25 Robert Burton Quotes (The Anatomy of Melancholy).

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Robert Burton (8 February 1577 – 25 January 1640) was an English writer and fellow of Oxford University, best known for his encyclopedic book The Anatomy of Melancholy.
Born in 1577 to a comfortably well-off family of the landed gentry, Burton attended two grammar schools and matriculated into Brasenose College, Oxford in 1593, age 15. Burton’s education at Oxford was unusually lengthy, possibly drawn out by an affliction of melancholy, and including an early transfer to Christ Church. Burton received an MA and BD, and by 1607 was qualified as a tutor. From as early as 1603, Burton indulged early literary interests at Oxford, including some Latin poems, a now-lost play performed before and panned by King James I himself, and his only surviving play: an academic satire called Philosophaster. This work, though less well regarded than Burton’s masterpiece, has notably “received more attention than most of the other surviving examples of university drama”.

Burton’s most famous work and greatest achievement was The Anatomy of Melancholy. First published in 1621, it was reprinted with additions from Burton no fewer than five times. A digressive and labyrinthine work, Burton wrote as much to alleviate his own melancholy as to help others. The final edition came to more than 500,000 words total. The book is permeated by quotations from and paraphrases of many authorities, both classical and contemporary, amounting to the culmination of a lifetime’s worth of erudition.

Burton died in 1640. His large personal library was split between the Bodleian and Christ Church.

Source – Wikipedia.

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25 Robert Burton Quotes (The Anatomy of Melancholy):

  1. A dwarf standing on the shoulders of a giant may see farther than a giant himself.

2. Thou canst not think worse of me than I do of myself.

3. One religion is as true as another.

4. That which others hear or read of, I felt and practised myself; they get their knowledge by books, I mine by melancholizing.

5. Let thy fortune be what it will, ’tis thy mind alone that makes thee poor or rich, miserable or happy.

6. He that increaseth wisdom, increaseth sorrow.

7. Worldly wealth is the Devil’s bait; and those whose minds feed upon riches recede, in general, from real happiness, in proportion as their stores increase, as the moon, when she is fullest, is farthest from the sun.

8. Old friends become bitter enemies on a sudden for toys and small offenses.

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9. The men who succeed are the efficient few. They are the few who have the ambition and will power to develop themselves.

10. What cannot be cured must be endured.

11. To enlarge or illustrate this power and effect of love is to set a candle in the sun.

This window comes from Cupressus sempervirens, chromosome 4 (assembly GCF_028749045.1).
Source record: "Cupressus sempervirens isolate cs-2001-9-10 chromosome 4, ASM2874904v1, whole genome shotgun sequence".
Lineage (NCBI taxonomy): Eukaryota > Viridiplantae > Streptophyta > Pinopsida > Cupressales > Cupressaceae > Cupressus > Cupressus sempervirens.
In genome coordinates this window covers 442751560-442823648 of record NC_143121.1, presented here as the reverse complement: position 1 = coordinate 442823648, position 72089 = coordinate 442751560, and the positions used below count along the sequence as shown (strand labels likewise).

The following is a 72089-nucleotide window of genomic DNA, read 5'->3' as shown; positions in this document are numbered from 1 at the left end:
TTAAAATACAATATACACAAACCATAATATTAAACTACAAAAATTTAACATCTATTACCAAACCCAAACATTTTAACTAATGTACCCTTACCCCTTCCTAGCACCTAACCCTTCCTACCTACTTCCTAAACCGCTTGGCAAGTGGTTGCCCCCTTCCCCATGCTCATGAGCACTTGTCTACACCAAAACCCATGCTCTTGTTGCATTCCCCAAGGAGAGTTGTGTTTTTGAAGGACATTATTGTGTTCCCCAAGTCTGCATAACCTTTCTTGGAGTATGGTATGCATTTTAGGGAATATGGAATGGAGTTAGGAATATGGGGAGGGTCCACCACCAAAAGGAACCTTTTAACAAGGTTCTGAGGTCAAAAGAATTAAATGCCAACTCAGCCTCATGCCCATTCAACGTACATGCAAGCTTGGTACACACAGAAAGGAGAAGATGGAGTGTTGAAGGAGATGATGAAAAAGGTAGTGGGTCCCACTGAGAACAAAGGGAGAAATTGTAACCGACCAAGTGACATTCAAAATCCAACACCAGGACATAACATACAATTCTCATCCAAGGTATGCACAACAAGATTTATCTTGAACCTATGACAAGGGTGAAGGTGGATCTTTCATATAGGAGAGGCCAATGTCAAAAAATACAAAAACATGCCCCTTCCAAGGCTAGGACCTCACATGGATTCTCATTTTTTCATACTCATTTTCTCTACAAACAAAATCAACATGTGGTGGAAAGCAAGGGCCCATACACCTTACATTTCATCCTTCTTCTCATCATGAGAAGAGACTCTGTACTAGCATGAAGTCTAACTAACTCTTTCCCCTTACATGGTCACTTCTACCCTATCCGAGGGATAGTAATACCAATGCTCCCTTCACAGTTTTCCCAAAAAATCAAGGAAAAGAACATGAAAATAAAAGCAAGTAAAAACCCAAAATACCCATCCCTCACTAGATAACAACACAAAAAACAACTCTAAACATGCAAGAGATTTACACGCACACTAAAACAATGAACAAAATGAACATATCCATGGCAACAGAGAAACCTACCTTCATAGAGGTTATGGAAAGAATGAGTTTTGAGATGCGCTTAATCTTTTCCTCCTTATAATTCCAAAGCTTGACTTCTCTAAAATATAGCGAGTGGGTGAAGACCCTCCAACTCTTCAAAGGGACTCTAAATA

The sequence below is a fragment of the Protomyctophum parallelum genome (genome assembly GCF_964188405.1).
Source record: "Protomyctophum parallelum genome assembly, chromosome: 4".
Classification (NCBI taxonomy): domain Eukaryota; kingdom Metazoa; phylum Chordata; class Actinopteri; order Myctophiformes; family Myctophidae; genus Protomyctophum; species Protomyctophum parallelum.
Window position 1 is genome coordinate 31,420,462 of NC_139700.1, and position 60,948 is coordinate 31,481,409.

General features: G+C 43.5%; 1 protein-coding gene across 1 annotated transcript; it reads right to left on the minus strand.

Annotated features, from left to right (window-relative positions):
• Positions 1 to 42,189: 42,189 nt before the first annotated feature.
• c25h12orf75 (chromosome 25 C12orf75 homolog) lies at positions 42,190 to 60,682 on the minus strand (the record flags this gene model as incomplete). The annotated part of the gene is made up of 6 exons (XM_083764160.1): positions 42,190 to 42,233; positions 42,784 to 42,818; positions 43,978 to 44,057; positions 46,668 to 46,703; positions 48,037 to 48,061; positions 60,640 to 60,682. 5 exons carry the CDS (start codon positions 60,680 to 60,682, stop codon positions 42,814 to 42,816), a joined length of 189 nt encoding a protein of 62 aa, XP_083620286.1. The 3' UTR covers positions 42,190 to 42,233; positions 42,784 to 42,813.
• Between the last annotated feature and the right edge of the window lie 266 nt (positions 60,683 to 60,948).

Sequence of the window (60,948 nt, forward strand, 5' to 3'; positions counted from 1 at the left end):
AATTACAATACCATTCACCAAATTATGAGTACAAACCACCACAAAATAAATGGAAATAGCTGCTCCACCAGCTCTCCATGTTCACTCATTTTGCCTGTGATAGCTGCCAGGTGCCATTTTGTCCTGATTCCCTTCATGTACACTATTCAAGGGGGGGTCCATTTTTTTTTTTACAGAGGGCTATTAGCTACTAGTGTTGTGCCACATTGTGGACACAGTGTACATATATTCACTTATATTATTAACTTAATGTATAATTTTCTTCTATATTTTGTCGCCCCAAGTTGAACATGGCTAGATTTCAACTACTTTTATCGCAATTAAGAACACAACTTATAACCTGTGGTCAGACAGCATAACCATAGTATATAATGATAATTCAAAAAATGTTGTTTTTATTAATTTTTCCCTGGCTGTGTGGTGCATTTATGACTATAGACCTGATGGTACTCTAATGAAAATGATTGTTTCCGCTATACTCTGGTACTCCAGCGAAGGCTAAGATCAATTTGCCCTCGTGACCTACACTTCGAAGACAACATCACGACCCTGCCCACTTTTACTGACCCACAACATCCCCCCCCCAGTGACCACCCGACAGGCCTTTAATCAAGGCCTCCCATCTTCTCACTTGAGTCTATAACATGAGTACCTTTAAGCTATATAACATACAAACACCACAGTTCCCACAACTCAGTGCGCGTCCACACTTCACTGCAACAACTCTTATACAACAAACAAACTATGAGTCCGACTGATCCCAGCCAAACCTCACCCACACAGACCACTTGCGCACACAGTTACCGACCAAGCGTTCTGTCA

12. It is an old saying, “A blow with a word strikes deeper than a blow with a sword”; and many men are as much galled with a calumny, a scurrile and bitter jest, a libel, a pasquil, satire, apologue, epigram, stage-plays, or the like, as with any misfortune whatsoever.

13. Wine is strong, the king is strong, women are strong, but truth overcometh all things.

14. If you like not my writing, go read something else.

15. Every man for himself, the devil for all.

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16. We love neither God nor our neighbor as we should. Our love in spiritual things is “too defective, in worldly things too excessive, there is a jar in both.” We love the world too much; God too little; our neighbor not at all, or for our own ends.

17. Let thy fortune be what it will, ’tis thy mind alone that makes thee poor or rich, miserable or happy.

18. Melancholy can be overcome only by melancholy.

19. A good conscience is a continual feast, but a galled conscience is as great a torment as can possibly happen, a still baking oven (so Pierius in his Hieroglyph compares it), another hell.

20. The eyes are the harbingers of love, and the first step of love is sight.

21. No cord or cable can draw so forcibly, or bind so fast, as [love] can do with a single thread.

22. A quiet mind cureth all.

23. Be not solitary, be not idle

24. [E]very man hath liberty to write, but few ability. Heretofore learning was graced by judicious scholars, but now noble sciences are vilified by base and illiterate scribblers, that either write for vain-glory, need, to get money, or as Parasites to flatter and collogue with some great men, they put out trifles, rubbish and trash. Among so many thousand Authors you shall scarce find one by reading of whom you shall be any whit better, but rather much worse; by which he is rather infected than any way perfected.

25. If heaven be so fair,the sun so fair, how much fairer shall He be that made them fair? For by the greatness and beauty of the creatures, proportionally the maker of them is seen.

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